The emerging role of interferon in human systemic lupus erythematosus

Curr Opin Immunol. 2004 Dec;16(6):801-7. doi: 10.1016/j.coi.2004.09.014.


Recent studies of patients with systemic lupus erythematosus, together with data from lupus-prone mice, suggest that inappropriate activation of type I interferon might have a role in disease pathogenesis. Serum levels of IFN-alpha are elevated in SLE patients, and gene expression profiling of peripheral blood cells shows that most lupus cases demonstrate an upregulation of IFN-responsive genes. Of interest, the IFN gene 'signature' correlates with more severe disease. The available data support a model whereby chromatin-containing immune complexes circulating in the blood of lupus patients stimulate leukocytes to produce IFN, which perpetuates disease. These emerging insights into the connection between IFN and lupus provide a host of new diagnostic and therapeutic opportunities.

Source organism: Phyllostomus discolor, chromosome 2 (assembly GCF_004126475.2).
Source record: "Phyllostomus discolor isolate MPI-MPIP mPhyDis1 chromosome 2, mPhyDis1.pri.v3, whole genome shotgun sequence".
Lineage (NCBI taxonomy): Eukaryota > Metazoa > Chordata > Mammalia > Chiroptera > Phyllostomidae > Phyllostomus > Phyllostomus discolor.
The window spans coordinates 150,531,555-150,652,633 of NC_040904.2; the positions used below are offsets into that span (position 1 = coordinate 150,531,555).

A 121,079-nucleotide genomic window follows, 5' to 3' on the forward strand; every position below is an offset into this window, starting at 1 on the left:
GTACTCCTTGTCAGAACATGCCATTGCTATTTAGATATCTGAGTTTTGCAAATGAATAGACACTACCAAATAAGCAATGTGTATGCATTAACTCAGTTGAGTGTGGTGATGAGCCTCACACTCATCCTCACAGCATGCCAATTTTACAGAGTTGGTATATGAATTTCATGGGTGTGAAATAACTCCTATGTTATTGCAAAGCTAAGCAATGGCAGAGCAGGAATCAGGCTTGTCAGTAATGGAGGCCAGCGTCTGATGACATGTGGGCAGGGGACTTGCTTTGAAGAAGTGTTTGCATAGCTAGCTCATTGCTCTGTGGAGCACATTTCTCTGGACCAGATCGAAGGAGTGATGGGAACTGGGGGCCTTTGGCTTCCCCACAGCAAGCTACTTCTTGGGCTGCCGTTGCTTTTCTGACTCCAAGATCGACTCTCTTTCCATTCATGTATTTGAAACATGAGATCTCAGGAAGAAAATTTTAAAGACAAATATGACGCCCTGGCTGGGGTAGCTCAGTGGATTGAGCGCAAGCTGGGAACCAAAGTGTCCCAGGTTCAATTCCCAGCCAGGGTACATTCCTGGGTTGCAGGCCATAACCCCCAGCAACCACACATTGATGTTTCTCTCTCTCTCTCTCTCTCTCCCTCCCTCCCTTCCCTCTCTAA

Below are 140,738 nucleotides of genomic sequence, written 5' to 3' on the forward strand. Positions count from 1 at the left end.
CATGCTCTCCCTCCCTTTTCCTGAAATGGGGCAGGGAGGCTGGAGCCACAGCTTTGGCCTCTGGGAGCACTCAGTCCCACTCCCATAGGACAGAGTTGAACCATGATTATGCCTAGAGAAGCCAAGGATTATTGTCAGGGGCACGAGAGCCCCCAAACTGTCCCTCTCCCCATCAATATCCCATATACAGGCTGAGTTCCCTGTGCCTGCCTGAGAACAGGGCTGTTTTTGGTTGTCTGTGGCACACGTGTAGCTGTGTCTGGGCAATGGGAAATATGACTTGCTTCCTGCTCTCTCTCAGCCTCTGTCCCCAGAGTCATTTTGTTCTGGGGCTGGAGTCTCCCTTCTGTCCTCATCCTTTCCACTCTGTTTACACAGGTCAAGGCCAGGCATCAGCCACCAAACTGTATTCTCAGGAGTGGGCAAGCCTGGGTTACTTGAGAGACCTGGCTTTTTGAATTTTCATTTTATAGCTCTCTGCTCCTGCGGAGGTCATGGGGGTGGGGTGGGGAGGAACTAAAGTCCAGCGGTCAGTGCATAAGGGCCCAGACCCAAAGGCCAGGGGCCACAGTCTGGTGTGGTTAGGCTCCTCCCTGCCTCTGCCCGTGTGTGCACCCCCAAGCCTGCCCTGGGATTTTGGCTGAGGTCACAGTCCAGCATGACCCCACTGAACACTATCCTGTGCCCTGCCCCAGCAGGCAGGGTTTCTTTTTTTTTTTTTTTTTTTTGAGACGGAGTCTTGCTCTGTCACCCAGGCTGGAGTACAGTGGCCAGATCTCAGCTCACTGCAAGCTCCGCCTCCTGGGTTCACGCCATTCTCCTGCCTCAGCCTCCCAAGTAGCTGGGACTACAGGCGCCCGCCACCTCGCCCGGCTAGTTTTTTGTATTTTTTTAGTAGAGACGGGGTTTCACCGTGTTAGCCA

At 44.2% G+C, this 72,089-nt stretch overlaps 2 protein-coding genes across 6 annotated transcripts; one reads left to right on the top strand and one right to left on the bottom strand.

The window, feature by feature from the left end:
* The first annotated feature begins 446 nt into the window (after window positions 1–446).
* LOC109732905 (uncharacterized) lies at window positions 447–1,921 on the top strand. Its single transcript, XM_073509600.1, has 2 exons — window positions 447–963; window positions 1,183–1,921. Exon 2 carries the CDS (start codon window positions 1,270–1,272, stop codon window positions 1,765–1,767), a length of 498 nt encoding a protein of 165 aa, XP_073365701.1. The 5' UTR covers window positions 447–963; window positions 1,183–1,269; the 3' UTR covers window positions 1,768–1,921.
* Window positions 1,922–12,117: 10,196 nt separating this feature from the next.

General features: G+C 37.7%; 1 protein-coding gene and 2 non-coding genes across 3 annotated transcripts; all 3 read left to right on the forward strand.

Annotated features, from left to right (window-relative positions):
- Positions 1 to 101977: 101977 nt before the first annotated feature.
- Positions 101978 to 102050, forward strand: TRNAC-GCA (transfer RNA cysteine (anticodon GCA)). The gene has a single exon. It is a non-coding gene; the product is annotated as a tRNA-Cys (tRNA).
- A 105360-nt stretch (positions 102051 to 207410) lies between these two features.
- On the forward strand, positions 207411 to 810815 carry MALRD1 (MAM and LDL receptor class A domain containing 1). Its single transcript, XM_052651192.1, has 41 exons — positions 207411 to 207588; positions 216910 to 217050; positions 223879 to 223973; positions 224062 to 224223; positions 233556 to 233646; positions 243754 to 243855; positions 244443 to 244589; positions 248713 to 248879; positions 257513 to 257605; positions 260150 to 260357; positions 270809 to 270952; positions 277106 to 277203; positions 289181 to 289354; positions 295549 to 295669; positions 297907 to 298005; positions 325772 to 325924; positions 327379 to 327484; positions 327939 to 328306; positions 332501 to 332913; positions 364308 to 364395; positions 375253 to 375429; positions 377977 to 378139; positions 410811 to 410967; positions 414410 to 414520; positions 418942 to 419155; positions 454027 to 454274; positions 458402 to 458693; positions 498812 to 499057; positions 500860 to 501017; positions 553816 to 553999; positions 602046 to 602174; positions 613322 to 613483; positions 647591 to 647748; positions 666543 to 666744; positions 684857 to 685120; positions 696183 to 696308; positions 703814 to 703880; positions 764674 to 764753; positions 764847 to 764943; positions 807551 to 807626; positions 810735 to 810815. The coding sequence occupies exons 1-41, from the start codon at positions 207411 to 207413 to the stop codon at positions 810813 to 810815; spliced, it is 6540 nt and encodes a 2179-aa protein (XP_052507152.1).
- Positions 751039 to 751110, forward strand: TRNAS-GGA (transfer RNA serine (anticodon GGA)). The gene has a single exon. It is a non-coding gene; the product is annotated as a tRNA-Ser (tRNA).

Publication types

  • Research Support, Non-U.S. Gov't
  • Research Support, U.S. Gov't, P.H.S.
  • Review

MeSH terms

  • Animals
  • Gene Expression Profiling
  • Interferon Type I / metabolism
  • Interferons / metabolism*
  • Leukocytes / metabolism
  • Lupus Erythematosus, Systemic / immunology
  • Lupus Erythematosus, Systemic / metabolism*
  • Mice
  • Oligonucleotide Array Sequence Analysis


  • Interferon Type I
  • Interferons